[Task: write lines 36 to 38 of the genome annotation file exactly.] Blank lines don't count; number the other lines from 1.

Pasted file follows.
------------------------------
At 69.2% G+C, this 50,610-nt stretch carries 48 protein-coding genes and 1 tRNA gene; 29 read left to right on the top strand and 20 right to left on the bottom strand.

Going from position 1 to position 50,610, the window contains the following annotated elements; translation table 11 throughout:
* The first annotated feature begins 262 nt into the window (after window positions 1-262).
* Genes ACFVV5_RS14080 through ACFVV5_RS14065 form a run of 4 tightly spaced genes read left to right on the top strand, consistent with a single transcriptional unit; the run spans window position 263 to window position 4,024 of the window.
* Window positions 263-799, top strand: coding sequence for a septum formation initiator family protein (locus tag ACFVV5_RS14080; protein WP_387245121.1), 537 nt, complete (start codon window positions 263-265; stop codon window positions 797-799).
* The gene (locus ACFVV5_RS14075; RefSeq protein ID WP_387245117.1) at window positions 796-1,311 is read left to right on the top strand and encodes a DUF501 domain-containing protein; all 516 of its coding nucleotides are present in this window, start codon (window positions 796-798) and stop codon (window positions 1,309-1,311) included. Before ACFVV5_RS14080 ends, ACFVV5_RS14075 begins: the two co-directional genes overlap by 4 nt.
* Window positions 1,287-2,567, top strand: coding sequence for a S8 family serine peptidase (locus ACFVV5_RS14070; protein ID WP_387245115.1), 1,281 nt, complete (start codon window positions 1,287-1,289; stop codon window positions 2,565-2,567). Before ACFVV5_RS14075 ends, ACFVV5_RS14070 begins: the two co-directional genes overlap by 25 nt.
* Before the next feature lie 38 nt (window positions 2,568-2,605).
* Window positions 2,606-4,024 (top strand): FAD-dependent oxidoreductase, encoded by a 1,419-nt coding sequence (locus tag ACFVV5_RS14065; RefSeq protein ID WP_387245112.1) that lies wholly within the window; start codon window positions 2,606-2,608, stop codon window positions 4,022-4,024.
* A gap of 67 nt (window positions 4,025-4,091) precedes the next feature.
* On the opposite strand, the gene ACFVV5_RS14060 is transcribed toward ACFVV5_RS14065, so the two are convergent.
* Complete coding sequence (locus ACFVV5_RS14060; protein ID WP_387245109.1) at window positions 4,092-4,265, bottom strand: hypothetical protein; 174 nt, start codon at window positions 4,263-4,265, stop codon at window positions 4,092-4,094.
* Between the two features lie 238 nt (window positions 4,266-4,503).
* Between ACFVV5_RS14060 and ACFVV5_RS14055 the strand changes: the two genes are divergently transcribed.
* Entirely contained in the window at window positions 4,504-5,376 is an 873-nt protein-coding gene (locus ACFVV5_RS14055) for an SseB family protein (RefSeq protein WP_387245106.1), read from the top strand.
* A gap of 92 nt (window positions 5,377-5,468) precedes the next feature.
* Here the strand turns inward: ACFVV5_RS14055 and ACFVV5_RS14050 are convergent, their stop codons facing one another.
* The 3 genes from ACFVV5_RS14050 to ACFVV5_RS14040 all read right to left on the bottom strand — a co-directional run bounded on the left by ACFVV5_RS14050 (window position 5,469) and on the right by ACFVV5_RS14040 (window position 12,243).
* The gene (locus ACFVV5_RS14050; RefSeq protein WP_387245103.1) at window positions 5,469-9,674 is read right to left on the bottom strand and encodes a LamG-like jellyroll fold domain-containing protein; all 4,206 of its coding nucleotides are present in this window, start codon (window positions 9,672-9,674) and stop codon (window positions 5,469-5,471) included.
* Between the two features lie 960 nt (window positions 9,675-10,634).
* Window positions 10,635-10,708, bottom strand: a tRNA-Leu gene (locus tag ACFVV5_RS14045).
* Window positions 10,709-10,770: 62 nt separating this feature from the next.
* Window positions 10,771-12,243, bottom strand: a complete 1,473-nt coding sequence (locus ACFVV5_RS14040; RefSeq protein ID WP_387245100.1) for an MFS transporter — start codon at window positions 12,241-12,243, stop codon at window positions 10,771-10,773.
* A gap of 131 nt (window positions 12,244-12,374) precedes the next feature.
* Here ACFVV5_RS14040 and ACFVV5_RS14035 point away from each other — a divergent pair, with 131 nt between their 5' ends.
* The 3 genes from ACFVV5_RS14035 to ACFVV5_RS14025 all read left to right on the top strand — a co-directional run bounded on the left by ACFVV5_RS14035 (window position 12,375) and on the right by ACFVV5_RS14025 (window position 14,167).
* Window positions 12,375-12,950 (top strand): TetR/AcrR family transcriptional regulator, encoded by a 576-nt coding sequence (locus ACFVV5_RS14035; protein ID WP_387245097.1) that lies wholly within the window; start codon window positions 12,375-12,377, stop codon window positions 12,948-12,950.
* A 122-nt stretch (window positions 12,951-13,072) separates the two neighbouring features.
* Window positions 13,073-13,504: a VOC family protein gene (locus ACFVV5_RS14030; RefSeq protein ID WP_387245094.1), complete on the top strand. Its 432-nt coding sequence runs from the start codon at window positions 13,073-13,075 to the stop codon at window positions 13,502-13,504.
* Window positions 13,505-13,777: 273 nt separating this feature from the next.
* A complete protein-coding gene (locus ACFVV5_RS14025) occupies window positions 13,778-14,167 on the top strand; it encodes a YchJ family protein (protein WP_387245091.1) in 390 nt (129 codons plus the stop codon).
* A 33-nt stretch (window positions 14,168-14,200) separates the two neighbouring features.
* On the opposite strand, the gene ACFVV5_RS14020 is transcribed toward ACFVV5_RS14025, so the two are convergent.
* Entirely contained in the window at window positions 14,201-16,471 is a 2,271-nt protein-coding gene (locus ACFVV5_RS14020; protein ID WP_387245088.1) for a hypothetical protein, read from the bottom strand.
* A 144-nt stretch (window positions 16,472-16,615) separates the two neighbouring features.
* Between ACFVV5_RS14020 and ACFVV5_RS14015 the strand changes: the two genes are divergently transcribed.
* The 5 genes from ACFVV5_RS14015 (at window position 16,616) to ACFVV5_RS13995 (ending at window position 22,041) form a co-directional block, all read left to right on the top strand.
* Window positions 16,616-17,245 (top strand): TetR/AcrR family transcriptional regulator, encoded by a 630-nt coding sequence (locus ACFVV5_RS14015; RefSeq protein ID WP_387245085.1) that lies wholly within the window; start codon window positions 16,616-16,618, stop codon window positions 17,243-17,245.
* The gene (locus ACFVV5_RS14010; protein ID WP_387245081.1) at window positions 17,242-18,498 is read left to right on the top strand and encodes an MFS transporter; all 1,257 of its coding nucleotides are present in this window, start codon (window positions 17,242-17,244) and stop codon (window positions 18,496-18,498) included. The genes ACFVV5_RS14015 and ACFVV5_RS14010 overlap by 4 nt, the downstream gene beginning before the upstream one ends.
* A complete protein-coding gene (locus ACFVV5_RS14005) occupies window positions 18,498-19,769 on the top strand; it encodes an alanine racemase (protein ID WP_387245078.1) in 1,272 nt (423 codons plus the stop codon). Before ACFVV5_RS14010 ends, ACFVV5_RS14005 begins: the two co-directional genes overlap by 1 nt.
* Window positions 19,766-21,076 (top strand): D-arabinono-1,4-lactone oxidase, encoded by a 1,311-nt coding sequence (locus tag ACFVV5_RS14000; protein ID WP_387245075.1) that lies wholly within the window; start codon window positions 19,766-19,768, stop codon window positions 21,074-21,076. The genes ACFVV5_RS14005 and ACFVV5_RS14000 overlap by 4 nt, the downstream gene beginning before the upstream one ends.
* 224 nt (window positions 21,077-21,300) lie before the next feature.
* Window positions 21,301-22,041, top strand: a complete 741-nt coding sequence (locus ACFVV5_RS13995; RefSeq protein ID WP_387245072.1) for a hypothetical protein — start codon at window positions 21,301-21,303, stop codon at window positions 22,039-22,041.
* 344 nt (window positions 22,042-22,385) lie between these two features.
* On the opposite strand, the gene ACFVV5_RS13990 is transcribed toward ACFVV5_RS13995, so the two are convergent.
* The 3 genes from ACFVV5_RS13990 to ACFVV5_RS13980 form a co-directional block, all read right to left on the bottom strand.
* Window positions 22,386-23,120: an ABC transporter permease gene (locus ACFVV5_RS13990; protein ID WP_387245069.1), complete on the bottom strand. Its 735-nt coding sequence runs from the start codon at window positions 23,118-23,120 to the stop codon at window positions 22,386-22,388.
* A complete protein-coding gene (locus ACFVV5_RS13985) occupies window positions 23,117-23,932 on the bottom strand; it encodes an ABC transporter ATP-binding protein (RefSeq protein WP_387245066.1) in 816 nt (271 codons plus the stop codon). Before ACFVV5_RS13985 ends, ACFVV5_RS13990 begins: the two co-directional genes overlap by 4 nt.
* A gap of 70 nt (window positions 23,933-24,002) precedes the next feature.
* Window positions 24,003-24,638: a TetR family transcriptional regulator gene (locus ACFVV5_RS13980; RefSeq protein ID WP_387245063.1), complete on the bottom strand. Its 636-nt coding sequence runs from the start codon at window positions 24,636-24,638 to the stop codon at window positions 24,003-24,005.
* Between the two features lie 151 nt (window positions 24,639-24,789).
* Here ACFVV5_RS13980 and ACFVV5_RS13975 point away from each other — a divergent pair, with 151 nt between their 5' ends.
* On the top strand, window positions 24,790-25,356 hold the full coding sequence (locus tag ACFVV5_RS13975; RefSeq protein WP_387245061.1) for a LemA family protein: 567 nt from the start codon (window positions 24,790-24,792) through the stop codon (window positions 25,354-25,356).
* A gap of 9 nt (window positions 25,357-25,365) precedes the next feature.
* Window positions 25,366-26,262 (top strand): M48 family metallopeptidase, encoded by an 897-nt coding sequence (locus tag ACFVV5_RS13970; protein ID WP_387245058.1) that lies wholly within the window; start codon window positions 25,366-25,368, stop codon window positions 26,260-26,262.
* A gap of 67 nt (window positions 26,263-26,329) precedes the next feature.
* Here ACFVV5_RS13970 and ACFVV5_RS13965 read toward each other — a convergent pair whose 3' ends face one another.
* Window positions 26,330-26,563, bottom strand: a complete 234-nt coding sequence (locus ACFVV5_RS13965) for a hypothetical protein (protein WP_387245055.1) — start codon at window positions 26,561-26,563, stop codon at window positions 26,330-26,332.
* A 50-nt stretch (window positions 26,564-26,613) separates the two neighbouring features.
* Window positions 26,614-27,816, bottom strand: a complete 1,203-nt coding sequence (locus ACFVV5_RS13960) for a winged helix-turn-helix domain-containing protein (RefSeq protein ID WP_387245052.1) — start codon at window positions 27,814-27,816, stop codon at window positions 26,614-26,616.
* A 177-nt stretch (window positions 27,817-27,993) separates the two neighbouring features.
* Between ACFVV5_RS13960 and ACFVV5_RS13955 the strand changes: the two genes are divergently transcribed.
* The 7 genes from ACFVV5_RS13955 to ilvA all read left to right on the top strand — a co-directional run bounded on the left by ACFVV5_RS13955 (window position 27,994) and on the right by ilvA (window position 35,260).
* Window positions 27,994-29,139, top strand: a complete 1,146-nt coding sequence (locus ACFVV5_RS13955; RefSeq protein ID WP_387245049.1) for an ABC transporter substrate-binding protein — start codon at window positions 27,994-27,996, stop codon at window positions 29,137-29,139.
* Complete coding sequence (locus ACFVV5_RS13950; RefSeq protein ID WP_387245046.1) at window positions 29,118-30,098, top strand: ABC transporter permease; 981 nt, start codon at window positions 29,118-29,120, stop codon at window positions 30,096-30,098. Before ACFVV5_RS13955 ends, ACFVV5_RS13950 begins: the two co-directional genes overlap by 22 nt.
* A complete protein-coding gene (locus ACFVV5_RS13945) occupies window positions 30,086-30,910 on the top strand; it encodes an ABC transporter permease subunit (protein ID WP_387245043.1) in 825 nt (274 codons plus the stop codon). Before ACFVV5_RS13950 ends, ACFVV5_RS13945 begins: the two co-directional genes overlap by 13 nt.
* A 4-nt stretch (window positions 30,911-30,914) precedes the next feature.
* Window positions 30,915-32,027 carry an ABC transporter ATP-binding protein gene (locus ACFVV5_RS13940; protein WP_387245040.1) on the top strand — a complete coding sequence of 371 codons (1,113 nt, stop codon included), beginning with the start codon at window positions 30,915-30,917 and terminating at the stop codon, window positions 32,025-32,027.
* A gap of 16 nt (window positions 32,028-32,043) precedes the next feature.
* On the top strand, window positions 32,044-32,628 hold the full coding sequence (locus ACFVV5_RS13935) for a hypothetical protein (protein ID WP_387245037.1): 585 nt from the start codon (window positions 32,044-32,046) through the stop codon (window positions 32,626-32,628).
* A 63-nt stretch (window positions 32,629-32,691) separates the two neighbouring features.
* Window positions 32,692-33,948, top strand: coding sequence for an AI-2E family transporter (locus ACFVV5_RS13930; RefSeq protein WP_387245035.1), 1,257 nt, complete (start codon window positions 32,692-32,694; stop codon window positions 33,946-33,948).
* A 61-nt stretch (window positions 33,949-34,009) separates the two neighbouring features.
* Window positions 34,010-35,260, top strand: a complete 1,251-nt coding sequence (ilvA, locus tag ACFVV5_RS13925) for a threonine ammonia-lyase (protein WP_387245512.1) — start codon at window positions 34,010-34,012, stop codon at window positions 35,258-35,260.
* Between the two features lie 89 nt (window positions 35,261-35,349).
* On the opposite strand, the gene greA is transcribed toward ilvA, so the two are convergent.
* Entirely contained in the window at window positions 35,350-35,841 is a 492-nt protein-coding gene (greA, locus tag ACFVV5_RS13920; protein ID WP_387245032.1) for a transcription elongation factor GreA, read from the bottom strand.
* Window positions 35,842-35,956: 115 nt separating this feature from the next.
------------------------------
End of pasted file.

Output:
* Between ACFVV5_RS14020 and ACFVV5_RS14015 the strand changes: the two genes are divergently transcribed.
* The 5 genes from ACFVV5_RS14015 (at window position 16,616) to ACFVV5_RS13995 (ending at window position 22,041) form a co-directional block, all read left to right on the top strand.
* Window positions 16,616-17,245 (top strand): TetR/AcrR family transcriptional regulator, encoded by a 630-nt coding sequence (locus ACFVV5_RS14015; RefSeq protein ID WP_387245085.1) that lies wholly within the window; start codon window positions 16,616-16,618, stop codon window positions 17,243-17,245.